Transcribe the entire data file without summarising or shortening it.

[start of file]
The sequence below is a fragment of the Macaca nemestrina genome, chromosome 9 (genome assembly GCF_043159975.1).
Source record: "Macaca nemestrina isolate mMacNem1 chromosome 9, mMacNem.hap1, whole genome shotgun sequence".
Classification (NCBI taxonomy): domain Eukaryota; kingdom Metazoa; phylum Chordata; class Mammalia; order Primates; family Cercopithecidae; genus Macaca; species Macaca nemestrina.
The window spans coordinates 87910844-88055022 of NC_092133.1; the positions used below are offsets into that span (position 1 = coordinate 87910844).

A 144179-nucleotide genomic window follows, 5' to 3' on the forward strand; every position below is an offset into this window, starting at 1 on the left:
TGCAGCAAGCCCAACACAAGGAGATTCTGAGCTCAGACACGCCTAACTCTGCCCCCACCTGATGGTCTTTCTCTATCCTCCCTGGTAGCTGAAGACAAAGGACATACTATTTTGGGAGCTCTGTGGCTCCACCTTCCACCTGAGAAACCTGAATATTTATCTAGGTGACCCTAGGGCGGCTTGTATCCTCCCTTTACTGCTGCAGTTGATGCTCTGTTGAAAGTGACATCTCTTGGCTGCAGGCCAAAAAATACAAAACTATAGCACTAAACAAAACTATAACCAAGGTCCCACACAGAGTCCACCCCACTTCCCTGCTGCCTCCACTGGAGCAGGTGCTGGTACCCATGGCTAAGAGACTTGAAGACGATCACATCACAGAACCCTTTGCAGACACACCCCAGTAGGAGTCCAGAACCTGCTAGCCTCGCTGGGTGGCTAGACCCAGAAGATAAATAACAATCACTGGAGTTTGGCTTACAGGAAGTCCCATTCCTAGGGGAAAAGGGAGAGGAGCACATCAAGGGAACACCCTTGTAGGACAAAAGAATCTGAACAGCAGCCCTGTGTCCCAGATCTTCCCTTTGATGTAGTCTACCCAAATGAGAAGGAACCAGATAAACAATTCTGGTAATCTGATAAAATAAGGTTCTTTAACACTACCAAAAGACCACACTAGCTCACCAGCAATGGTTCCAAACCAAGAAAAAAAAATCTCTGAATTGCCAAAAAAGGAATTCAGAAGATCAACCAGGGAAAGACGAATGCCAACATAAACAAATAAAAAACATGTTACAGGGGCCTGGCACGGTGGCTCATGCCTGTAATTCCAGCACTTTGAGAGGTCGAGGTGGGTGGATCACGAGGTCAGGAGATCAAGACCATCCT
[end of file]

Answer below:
The sequence below is a fragment of the Macaca nemestrina genome, chromosome 9 (genome assembly GCF_043159975.1).
Source record: "Macaca nemestrina isolate mMacNem1 chromosome 9, mMacNem.hap1, whole genome shotgun sequence".
Classification (NCBI taxonomy): domain Eukaryota; kingdom Metazoa; phylum Chordata; class Mammalia; order Primates; family Cercopithecidae; genus Macaca; species Macaca nemestrina.
The window spans coordinates 87910844-88055022 of NC_092133.1; the positions used below are offsets into that span (position 1 = coordinate 87910844).

A 144179-nucleotide genomic window follows, 5' to 3' on the forward strand; every position below is an offset into this window, starting at 1 on the left:
TGCAGCAAGCCCAACACAAGGAGATTCTGAGCTCAGACACGCCTAACTCTGCCCCCACCTGATGGTCTTTCTCTATCCTCCCTGGTAGCTGAAGACAAAGGACATACTATTTTGGGAGCTCTGTGGCTCCACCTTCCACCTGAGAAACCTGAATATTTATCTAGGTGACCCTAGGGCGGCTTGTATCCTCCCTTTACTGCTGCAGTTGATGCTCTGTTGAAAGTGACATCTCTTGGCTGCAGGCCAAAAAATACAAAACTATAGCACTAAACAAAACTATAACCAAGGTCCCACACAGAGTCCACCCCACTTCCCTGCTGCCTCCACTGGAGCAGGTGCTGGTACCCATGGCTAAGAGACTTGAAGACGATCACATCACAGAACCCTTTGCAGACACACCCCAGTAGGAGTCCAGAACCTGCTAGCCTCGCTGGGTGGCTAGACCCAGAAGATAAATAACAATCACTGGAGTTTGGCTTACAGGAAGTCCCATTCCTAGGGGAAAAGGGAGAGGAGCACATCAAGGGAACACCCTTGTAGGACAAAAGAATCTGAACAGCAGCCCTGTGTCCCAGATCTTCCCTTTGATGTAGTCTACCCAAATGAGAAGGAACCAGATAAACAATTCTGGTAATCTGATAAAATAAGGTTCTTTAACACTACCAAAAGACCACACTAGCTCACCAGCAATGGTTCCAAACCAAGAAAAAAAAATCTCTGAATTGCCAAAAAAGGAATTCAGAAGATCAACCAGGGAAAGACGAATGCCAACATAAACAAATAAAAAACATGTTACAGGGGCCTGGCACGGTGGCTCATGCCTGTAATTCCAGCACTTTGAGAGGTCGAGGTGGGTGGATCACGAGGTCAGGAGATCAAGACCATCCT